Samples were analyzed by LC-MS/MS to determine concentrations of 6 PFAS (PFOS, PFOA, PFNA, PFDA, PFUnA, and PFHxS) in 78 embryos and fetuses, 71 placentas, and 63 maternal serum samples.  A total of 296 tissue samples were analyzed representing liver, lung, heart, CNS (spinal cord in T1; brain in T2 and T3), and adipose tissue (when available). The LOQs ranged from 0.03 to 0.60 ng/mL for serum samples and from 0.09 to 0.60 ng/g for tissue samples.  Samples below the LOQ were not included in further statistical analyses. Typical exposure patterns are illustrated in the heat map shown below for quantitation frequencies of PFAS above the LOQ.  Quantitation frequencies were highest in maternal serum followed by placenta then fetal tissues and frequencies increased by trimester in fetal organs.  The most commonly detected compound was PFOS followed by PFOA and PFNA.  In fetal tissues, PFAS were most often detected in liver and lung followed by adipose, heart, and CNS.  In maternal serum, concentrations of PFOS, PFOA, PFNA, PFDA, and PFUnA were significantly, positively correlated with each other except for PFOA with PFUnA (and only PFOS correlated with PFHxS).  In placenta and fetal tissues, PFOS was observed at the highest concentrations and in general, embryonic/fetal tissue levels (ng/g) were lower than that observed in maternal serum (ng/mL), but similar to concentrations in the placenta and positively correlated with maternal serum levels.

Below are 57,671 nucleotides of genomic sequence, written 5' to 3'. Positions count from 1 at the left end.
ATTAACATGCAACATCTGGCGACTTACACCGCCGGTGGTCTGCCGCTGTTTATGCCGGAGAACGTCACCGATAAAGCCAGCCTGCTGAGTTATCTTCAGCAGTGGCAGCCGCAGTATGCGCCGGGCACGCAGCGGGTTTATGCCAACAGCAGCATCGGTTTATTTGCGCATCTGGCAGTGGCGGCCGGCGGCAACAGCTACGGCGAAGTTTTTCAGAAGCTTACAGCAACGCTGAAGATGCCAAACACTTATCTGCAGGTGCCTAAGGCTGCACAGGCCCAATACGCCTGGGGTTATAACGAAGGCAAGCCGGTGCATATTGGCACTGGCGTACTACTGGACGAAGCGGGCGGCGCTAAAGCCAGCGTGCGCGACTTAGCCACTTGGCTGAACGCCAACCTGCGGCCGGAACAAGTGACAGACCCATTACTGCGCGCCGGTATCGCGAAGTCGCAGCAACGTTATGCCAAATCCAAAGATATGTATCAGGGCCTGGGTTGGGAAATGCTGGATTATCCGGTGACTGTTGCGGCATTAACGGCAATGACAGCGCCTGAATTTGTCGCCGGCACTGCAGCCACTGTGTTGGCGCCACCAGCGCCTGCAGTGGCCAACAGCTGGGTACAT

Total PFAS burden, calculated as the sum of PFAS detected above LOQ (excluding PFHxS which was not measured in T1 samples), was highest in lung tissues from the 1st trimester and highest in liver tissues from the 2nd and 3rd trimesters (see figure 3 below).  Of all the samples evaluated, CNS samples had the lowest PFAS burden.  Since maternal serum PFAS concentrations varied between trimesters and could affect fetal tissue concentrations and evaluation of fetal transfer, fetal tissue concentrations (ng/g) were normalized to maternal serum concentrations (ng/mL).  The placenta-to-maternal serum ratios for PFOS, PFOA, and PFNA increased across gestation suggesting bioaccumulation in the placenta, and the ratios were higher for pregnancies with male fetuses.  Taken together, the results from both cohorts demonstrate that PFAS pass the placenta and accumulate in embryonic and fetal tissues of vital organs and that sex is a likely factor in fetal response to PFAS exposures via placental transfer.  Additionally, this study suggests that maternal serum PFAS concentrations may be used to estimate fetal exposures.